Media Release # 30

HOUSTON – The 2nd 80’s Fire Response Unified Command conducted an overflight of the incident site today, Sunday, March 31, 2019 at 8 a.m., and reported that conditions are visually improving in the open channel.

Operational Update

A total of 61,472 barrels (more than 2.5 million) of oily water mix have been removed from the waterways.

From the tank farm, 40,805 barrels (more than 1.7 million gallons) of product mixed with water and firefighting foam have been removed from the tank farm. Yesterday, crews began working to remove product from tank 80-11, which is still in progress. Tank 80-11 contains base oil, or lube oil, which is thick and slow to pump. Once complete, crews will begin securing tanks 80-5 and 80-6.

Environmental & Wildlife Impact

Two containment boom barriers are in place to protect Santa Anna Marsh. One barrier is on the San Jacinto River as the water flows into Santa Anna Bayou and the second barrier is further inland in Santa Anna Bayou to provide a second layer of protection for the sensitive marsh. To date, the Santa Anna Marsh has not been impacted by the incident.

More than 100,000 feet of containment boom remain deployed in the impacted areas, which include the Battleship Texas area, the Burnett Bay oyster beds, Carpenters Bayou, Crystal Bay Marsh, Old River, Patrick Bayou, Santa Anna Bayou and marsh, the western shore of the mouth of the San Jacinto River, Tucker Bayou, and the Intercontinental Terminals Company, LLC (ITC) docks.

To view a map showing the extent and location of containment boom placement as well as drone footage, visit:

On Saturday, ten additional birds were found alive and are at the wildlife recovery center; four others were found dead. A dolphin was reported in Seabrook, but investigators with the Texas Marine Mammal Stranding Network are still investigating the death and have yet to confirm the death to be linked to the incident. In total, the confirmed wildlife deaths as of 7:00 a.m. this morning include two red-eared slider turtles, eight birds and nine fish.

Public Health & Safety

The response team continues to see brief, periodic fluctuations in benzene readings within a two-mile radius of the immediate vicinity around the Intercontinental Terminals Company, LLC (ITC) Deer Park incident site. As of 5:00 p.m., no residential areas have been affected.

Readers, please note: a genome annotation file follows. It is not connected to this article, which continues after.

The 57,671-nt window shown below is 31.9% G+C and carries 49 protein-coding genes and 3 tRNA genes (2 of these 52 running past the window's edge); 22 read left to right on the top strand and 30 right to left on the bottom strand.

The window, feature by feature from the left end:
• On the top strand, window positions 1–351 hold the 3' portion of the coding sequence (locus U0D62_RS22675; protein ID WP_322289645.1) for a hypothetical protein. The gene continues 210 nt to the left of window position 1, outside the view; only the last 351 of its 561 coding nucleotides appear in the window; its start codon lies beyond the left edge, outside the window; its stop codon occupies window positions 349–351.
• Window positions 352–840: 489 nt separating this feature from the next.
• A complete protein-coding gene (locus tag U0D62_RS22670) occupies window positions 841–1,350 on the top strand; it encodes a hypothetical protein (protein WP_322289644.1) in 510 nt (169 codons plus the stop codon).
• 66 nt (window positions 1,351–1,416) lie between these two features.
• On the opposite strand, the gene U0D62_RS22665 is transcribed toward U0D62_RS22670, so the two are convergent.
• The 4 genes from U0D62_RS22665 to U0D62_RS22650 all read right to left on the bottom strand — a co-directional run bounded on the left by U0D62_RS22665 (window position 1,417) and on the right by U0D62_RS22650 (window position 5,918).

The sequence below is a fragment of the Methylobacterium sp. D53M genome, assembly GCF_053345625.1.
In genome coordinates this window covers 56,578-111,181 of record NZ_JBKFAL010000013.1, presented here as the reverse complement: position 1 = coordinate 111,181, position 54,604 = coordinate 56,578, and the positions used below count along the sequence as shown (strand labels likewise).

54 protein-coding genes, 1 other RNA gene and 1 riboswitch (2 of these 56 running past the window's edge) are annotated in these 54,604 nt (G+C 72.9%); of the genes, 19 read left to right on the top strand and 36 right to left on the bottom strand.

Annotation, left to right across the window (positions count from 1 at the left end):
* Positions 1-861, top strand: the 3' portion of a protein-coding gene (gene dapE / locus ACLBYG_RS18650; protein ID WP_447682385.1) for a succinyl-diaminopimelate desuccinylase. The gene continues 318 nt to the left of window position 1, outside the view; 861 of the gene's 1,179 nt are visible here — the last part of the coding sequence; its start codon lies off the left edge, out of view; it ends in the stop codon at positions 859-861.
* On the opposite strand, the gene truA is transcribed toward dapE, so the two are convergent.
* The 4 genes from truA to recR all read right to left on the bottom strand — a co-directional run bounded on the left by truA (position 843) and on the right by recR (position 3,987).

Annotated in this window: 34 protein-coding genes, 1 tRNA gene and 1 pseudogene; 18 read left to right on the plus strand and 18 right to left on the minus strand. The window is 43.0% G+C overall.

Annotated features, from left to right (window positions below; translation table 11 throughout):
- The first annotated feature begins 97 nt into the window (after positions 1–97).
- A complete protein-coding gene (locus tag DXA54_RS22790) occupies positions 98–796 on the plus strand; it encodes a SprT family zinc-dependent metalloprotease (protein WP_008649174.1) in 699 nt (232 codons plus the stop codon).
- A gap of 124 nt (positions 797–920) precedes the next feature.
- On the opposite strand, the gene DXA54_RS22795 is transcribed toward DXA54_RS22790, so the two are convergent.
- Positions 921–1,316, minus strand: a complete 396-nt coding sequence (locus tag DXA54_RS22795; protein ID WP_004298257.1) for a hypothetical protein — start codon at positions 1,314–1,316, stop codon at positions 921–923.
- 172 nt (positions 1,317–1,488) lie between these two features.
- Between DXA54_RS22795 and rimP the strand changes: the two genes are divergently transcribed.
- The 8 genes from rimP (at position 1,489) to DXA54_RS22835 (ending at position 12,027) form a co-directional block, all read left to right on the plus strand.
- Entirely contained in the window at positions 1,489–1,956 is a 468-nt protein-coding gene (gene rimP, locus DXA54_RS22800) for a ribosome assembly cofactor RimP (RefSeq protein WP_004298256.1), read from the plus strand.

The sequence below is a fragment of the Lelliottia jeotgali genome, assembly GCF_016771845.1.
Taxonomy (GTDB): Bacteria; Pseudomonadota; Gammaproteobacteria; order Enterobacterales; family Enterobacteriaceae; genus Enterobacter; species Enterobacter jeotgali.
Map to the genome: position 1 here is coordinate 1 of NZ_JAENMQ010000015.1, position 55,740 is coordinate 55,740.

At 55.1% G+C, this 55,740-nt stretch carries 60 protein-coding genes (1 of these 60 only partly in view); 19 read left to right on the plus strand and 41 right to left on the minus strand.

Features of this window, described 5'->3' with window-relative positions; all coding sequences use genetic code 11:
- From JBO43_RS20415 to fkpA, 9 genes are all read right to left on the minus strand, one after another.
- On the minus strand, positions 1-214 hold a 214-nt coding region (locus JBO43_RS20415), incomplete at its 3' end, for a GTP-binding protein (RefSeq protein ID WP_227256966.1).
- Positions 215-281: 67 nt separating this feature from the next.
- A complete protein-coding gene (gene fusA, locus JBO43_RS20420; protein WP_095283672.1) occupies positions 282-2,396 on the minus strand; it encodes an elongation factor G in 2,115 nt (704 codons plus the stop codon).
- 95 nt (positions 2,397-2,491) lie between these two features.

Governmental and ITC teams are deployed in and around Deer Park to monitor and quickly report any potential elevation; however, all readings have been below any actionable levels. Crews continue to monitor air quality by land and air to report any elevated volatile organic compounds (VOC) around the industrial area near the incident site.

There continues to be a low health risk for the general public, according to the Harris County Public Health Department (HCPHD). Those who live in close proximity to the chemical terminal who may have greater sensitivity to the changes in the environment related to the fire (children, elderly, or those with certain chronic health conditions or immunosuppressed) may be more susceptible.

HCPHD recommends that those who have health concerns contact their healthcare provider or if more serious, call 911. If you do not have a healthcare provider, the Harris Health System’s “Ask My Nurse” helpline (713-634-1110) remains open to help answer heath questions. To find a healthcare provider close to you, visit:

Community Impact

Residents and businesses impacted by the ITC fire may still submit claims. Forms are available for download at:

Once completed, forms can be emailed to or sent by postal mail to:

ITC Claim

March 17, 2019 Incident

PO Box 698

Deer Park, Texas  77536

A claims phone hotline is also available at: 346-263-9766. The hotline is staffed from 8 a.m. to 6 p.m., Monday through Friday.

For more information on the cleanup effort as it becomes available, visit or follow us on twitter at @CaresITC.

Unified Command

Unified Command is an authority structure, in the Incident Command System, in which the role of incident commander is shared by two or more individuals, each having authority in a different responding agency. Unified Command is often needed for incidents involving multiple jurisdictions or agencies. Unified Command allows agencies with different legal, geographic, and functional authorities and responsibilities to work together effectively without affecting individual agency authority, responsibility, or accountability. For the Intercontinental Terminals Company, LLC (ITC) fire response, Unified Command consists of the following agencies and organizations: the United States Environmental Protection Agency as the federal on-scene coordinator; the United States Coast Guard; the state of Texas, which includes the Texas Commission on Environmental Quality and Texas Parks & Wildlife; Harris County and Intercontinental Terminals Company, LLC (ITC). All federal and state agencies have a legislative mandate to oversee responses of hazardous substances and oil spills to ensure public health and the environment and to ensure the responsible party takes all necessary action.

For more information contact:

Joint Information Center: 832-780-6739

Hours: 24 hours a day, 7 days a week